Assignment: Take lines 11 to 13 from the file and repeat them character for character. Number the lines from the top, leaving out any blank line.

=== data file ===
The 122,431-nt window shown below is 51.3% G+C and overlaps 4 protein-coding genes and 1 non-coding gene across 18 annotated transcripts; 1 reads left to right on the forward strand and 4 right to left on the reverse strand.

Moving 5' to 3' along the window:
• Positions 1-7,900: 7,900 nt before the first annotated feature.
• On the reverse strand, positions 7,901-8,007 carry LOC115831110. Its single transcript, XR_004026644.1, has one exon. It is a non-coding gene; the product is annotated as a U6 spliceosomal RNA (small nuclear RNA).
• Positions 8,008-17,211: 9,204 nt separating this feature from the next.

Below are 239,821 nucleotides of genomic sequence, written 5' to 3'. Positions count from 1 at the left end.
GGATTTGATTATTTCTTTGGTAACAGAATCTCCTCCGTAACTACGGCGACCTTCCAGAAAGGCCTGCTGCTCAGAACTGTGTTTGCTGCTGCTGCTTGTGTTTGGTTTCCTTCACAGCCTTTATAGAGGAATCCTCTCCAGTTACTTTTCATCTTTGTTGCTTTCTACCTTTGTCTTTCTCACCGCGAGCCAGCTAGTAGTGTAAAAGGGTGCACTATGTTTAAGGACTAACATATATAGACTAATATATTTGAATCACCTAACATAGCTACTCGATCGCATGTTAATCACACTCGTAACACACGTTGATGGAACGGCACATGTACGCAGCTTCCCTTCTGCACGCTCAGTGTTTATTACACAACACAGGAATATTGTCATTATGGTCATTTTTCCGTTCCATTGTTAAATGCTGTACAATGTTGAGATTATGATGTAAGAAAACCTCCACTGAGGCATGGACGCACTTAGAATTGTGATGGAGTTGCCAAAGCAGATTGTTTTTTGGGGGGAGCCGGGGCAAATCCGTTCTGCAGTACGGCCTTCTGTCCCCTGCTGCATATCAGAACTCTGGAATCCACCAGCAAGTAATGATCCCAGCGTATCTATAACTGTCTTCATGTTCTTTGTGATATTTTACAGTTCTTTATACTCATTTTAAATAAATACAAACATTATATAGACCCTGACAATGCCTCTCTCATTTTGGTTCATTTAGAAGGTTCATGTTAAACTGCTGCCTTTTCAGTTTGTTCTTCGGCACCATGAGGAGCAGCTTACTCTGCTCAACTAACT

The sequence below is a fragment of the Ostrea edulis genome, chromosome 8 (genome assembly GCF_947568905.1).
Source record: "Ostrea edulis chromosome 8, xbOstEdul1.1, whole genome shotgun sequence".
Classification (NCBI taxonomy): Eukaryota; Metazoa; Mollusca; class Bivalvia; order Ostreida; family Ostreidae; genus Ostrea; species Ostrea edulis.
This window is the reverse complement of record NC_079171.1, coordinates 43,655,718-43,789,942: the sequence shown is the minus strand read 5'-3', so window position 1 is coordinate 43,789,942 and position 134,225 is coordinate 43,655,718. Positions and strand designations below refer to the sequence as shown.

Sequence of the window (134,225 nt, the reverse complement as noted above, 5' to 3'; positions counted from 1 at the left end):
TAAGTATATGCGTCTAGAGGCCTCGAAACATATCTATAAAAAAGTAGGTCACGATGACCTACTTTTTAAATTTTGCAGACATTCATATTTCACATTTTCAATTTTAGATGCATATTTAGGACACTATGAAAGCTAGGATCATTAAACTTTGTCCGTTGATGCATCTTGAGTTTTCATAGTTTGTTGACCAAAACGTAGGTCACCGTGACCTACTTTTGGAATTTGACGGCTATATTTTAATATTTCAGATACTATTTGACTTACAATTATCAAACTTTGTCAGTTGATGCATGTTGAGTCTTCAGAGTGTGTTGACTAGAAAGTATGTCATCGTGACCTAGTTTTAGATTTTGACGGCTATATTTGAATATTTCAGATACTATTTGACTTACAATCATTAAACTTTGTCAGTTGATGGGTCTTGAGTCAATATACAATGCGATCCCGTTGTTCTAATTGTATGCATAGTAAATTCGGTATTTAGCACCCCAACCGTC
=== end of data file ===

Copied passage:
This window is the reverse complement of record NC_079171.1, coordinates 43,655,718-43,789,942: the sequence shown is the minus strand read 5'-3', so window position 1 is coordinate 43,789,942 and position 134,225 is coordinate 43,655,718. Positions and strand designations below refer to the sequence as shown.

Sequence of the window (134,225 nt, the reverse complement as noted above, 5' to 3'; positions counted from 1 at the left end):
TAAGTATATGCGTCTAGAGGCCTCGAAACATATCTATAAAAAAGTAGGTCACGATGACCTACTTTTTAAATTTTGCAGACATTCATATTTCACATTTTCAATTTTAGATGCATATTTAGGACACTATGAAAGCTAGGATCATTAAACTTTGTCCGTTGATGCATCTTGAGTTTTCATAGTTTGTTGACCAAAACGTAGGTCACCGTGACCTACTTTTGGAATTTGACGGCTATATTTTAATATTTCAGATACTATTTGACTTACAATTATCAAACTTTGTCAGTTGATGCATGTTGAGTCTTCAGAGTGTGTTGACTAGAAAGTATGTCATCGTGACCTAGTTTTAGATTTTGACGGCTATATTTGAATATTTCAGATACTATTTGACTTACAATCATTAAACTTTGTCAGTTGATGGGTCTTGAGTCAATATACAATGCGATCCCGTTGTTCTAATTGTATGCATAGTAAATTCGGTATTTAGCACCCCAACCGTC